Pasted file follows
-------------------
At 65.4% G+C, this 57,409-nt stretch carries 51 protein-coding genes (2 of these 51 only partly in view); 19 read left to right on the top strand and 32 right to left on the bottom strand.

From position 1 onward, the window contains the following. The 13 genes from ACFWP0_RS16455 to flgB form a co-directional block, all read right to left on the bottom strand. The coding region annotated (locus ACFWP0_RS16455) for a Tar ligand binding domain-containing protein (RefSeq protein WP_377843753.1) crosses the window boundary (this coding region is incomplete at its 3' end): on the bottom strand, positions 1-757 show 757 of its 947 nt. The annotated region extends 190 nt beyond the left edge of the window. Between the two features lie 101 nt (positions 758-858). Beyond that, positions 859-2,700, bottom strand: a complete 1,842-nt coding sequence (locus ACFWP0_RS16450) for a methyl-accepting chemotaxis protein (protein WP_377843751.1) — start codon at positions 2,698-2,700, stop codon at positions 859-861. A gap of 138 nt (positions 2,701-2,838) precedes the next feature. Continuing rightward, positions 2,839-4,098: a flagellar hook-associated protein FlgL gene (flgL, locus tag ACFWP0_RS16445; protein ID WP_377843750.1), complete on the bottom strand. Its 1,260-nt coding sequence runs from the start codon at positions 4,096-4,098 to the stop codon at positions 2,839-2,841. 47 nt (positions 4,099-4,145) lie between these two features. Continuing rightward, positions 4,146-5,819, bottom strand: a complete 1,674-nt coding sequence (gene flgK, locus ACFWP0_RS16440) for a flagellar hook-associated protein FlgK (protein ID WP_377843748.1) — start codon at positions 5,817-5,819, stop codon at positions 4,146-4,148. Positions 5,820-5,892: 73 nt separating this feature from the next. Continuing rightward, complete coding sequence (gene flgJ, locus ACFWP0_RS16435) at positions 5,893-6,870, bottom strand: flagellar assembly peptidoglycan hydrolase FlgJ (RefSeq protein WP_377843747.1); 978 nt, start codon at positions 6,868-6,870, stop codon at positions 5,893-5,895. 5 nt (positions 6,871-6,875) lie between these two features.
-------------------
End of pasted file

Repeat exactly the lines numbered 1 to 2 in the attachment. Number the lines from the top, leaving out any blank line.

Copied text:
At 65.4% G+C, this 57,409-nt stretch carries 51 protein-coding genes (2 of these 51 only partly in view); 19 read left to right on the top strand and 32 right to left on the bottom strand.

From position 1 onward, the window contains the following. The 13 genes from ACFWP0_RS16455 to flgB form a co-directional block, all read right to left on the bottom strand. The coding region annotated (locus ACFWP0_RS16455) for a Tar ligand binding domain-containing protein (RefSeq protein WP_377843753.1) crosses the window boundary (this coding region is incomplete at its 3' end): on the bottom strand, positions 1-757 show 757 of its 947 nt. The annotated region extends 190 nt beyond the left edge of the window. Between the two features lie 101 nt (positions 758-858). Beyond that, positions 859-2,700, bottom strand: a complete 1,842-nt coding sequence (locus ACFWP0_RS16450) for a methyl-accepting chemotaxis protein (protein WP_377843751.1) — start codon at positions 2,698-2,700, stop codon at positions 859-861. A gap of 138 nt (positions 2,701-2,838) precedes the next feature. Continuing rightward, positions 2,839-4,098: a flagellar hook-associated protein FlgL gene (flgL, locus tag ACFWP0_RS16445; protein ID WP_377843750.1), complete on the bottom strand. Its 1,260-nt coding sequence runs from the start codon at positions 4,096-4,098 to the stop codon at positions 2,839-2,841. 47 nt (positions 4,099-4,145) lie between these two features. Continuing rightward, positions 4,146-5,819, bottom strand: a complete 1,674-nt coding sequence (gene flgK, locus ACFWP0_RS16440) for a flagellar hook-associated protein FlgK (protein ID WP_377843748.1) — start codon at positions 5,817-5,819, stop codon at positions 4,146-4,148. Positions 5,820-5,892: 73 nt separating this feature from the next. Continuing rightward, complete coding sequence (gene flgJ, locus ACFWP0_RS16435) at positions 5,893-6,870, bottom strand: flagellar assembly peptidoglycan hydrolase FlgJ (RefSeq protein WP_377843747.1); 978 nt, start codon at positions 6,868-6,870, stop codon at positions 5,893-5,895. 5 nt (positions 6,871-6,875) lie between these two features.